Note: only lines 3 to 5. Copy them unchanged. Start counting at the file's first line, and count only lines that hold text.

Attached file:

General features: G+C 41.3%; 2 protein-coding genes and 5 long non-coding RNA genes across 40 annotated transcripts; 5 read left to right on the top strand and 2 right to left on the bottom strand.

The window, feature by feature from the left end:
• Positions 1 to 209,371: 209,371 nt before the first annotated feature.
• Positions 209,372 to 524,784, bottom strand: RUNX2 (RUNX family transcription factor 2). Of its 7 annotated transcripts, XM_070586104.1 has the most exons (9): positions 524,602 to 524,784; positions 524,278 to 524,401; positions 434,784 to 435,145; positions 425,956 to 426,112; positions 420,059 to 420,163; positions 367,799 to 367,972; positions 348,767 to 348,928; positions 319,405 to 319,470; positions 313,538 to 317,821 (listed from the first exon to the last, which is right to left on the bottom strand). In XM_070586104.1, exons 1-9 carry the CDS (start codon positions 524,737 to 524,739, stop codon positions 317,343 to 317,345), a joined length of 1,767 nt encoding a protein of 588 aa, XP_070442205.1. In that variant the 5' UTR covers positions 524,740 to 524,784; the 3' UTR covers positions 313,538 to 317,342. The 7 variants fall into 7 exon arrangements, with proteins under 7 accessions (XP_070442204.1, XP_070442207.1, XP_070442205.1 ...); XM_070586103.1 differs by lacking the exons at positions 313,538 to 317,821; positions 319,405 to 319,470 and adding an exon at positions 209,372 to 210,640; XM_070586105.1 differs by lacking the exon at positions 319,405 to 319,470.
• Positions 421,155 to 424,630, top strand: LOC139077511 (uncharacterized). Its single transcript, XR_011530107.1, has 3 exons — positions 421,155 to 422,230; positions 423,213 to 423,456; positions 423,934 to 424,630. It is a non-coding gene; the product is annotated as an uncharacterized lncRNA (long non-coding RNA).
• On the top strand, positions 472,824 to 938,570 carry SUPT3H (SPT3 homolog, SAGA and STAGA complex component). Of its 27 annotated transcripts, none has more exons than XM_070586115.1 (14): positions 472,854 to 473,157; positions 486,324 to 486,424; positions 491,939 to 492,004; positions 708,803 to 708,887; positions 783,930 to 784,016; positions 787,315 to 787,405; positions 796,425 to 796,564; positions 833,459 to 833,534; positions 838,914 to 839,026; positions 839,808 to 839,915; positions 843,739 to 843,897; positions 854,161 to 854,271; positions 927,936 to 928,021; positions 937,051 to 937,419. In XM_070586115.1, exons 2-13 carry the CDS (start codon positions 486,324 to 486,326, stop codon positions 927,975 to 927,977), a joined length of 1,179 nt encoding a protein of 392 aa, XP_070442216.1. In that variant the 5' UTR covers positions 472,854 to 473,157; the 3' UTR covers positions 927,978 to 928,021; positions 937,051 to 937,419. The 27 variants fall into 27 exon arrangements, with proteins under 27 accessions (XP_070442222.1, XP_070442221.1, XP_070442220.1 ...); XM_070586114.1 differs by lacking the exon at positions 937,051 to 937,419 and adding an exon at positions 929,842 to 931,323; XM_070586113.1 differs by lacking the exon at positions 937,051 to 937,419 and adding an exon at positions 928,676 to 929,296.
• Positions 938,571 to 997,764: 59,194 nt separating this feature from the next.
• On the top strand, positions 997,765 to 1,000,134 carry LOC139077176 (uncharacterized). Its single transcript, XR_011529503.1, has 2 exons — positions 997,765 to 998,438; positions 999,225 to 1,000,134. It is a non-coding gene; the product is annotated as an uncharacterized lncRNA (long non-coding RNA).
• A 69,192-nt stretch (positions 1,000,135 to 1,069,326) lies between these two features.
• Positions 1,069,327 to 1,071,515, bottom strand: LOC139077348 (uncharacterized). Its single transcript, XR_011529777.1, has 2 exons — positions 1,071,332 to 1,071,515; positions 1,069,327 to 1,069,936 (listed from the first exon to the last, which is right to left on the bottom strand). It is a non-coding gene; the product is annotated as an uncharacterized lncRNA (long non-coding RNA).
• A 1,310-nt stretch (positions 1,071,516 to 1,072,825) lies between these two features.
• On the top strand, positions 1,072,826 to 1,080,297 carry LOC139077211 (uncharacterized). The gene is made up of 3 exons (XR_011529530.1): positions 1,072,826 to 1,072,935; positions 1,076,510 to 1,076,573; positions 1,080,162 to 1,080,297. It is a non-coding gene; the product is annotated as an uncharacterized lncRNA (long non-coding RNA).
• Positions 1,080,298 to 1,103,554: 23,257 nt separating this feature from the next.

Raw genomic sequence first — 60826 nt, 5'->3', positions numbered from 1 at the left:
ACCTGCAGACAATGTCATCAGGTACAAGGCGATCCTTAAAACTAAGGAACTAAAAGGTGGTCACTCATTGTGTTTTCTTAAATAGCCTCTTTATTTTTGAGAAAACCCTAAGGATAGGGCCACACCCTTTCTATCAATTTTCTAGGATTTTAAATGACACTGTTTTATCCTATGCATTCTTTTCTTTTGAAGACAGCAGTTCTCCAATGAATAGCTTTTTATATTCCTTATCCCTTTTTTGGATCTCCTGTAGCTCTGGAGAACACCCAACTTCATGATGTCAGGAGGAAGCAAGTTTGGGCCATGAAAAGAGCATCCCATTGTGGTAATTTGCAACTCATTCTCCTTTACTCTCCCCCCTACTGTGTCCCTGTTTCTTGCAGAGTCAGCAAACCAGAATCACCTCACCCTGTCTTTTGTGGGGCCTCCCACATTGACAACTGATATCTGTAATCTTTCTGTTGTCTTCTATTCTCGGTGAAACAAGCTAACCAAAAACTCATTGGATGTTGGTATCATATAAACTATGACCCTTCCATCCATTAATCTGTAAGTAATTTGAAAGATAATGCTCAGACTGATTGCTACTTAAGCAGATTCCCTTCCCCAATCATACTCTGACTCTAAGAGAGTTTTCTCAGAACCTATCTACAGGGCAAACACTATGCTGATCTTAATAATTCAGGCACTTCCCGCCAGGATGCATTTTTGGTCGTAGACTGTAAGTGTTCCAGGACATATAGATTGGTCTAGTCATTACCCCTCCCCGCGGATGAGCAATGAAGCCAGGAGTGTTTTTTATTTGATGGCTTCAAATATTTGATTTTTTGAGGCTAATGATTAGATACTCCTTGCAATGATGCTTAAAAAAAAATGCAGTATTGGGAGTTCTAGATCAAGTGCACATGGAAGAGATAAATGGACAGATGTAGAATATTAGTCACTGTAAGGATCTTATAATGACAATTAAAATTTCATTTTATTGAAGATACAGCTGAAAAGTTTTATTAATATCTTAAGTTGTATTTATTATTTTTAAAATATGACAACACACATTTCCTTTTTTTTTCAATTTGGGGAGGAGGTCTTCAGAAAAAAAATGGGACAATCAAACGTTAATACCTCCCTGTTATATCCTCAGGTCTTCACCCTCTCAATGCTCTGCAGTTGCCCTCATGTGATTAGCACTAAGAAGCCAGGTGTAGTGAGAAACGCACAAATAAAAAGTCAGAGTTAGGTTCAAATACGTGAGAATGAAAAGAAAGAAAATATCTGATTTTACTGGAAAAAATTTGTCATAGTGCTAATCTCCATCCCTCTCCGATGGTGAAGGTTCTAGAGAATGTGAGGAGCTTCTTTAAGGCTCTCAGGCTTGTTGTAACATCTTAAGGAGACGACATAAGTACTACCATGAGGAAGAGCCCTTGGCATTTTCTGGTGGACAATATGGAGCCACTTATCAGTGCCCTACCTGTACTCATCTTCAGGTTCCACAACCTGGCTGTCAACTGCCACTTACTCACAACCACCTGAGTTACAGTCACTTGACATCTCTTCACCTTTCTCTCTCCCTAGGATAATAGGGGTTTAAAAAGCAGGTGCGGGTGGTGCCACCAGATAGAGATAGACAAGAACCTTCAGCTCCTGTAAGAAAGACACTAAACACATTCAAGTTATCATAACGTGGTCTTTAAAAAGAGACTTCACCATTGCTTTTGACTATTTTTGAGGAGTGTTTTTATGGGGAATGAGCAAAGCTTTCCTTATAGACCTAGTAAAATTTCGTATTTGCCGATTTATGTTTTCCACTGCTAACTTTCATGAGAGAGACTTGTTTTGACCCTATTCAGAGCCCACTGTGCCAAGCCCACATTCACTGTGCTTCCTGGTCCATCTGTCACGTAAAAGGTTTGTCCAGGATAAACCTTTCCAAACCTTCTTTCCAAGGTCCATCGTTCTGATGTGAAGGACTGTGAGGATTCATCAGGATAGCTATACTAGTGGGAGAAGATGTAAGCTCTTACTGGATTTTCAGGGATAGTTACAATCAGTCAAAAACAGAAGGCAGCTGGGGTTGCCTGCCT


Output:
• Positions 1 to 209,371: 209,371 nt before the first annotated feature.
• Positions 209,372 to 524,784, bottom strand: RUNX2 (RUNX family transcription factor 2). Of its 7 annotated transcripts, XM_070586104.1 has the most exons (9): positions 524,602 to 524,784; positions 524,278 to 524,401; positions 434,784 to 435,145; positions 425,956 to 426,112; positions 420,059 to 420,163; positions 367,799 to 367,972; positions 348,767 to 348,928; positions 319,405 to 319,470; positions 313,538 to 317,821 (listed from the first exon to the last, which is right to left on the bottom strand). In XM_070586104.1, exons 1-9 carry the CDS (start codon positions 524,737 to 524,739, stop codon positions 317,343 to 317,345), a joined length of 1,767 nt encoding a protein of 588 aa, XP_070442205.1. In that variant the 5' UTR covers positions 524,740 to 524,784; the 3' UTR covers positions 313,538 to 317,342. The 7 variants fall into 7 exon arrangements, with proteins under 7 accessions (XP_070442204.1, XP_070442207.1, XP_070442205.1 ...); XM_070586103.1 differs by lacking the exons at positions 313,538 to 317,821; positions 319,405 to 319,470 and adding an exon at positions 209,372 to 210,640; XM_070586105.1 differs by lacking the exon at positions 319,405 to 319,470.
• Positions 421,155 to 424,630, top strand: LOC139077511 (uncharacterized). Its single transcript, XR_011530107.1, has 3 exons — positions 421,155 to 422,230; positions 423,213 to 423,456; positions 423,934 to 424,630. It is a non-coding gene; the product is annotated as an uncharacterized lncRNA (long non-coding RNA).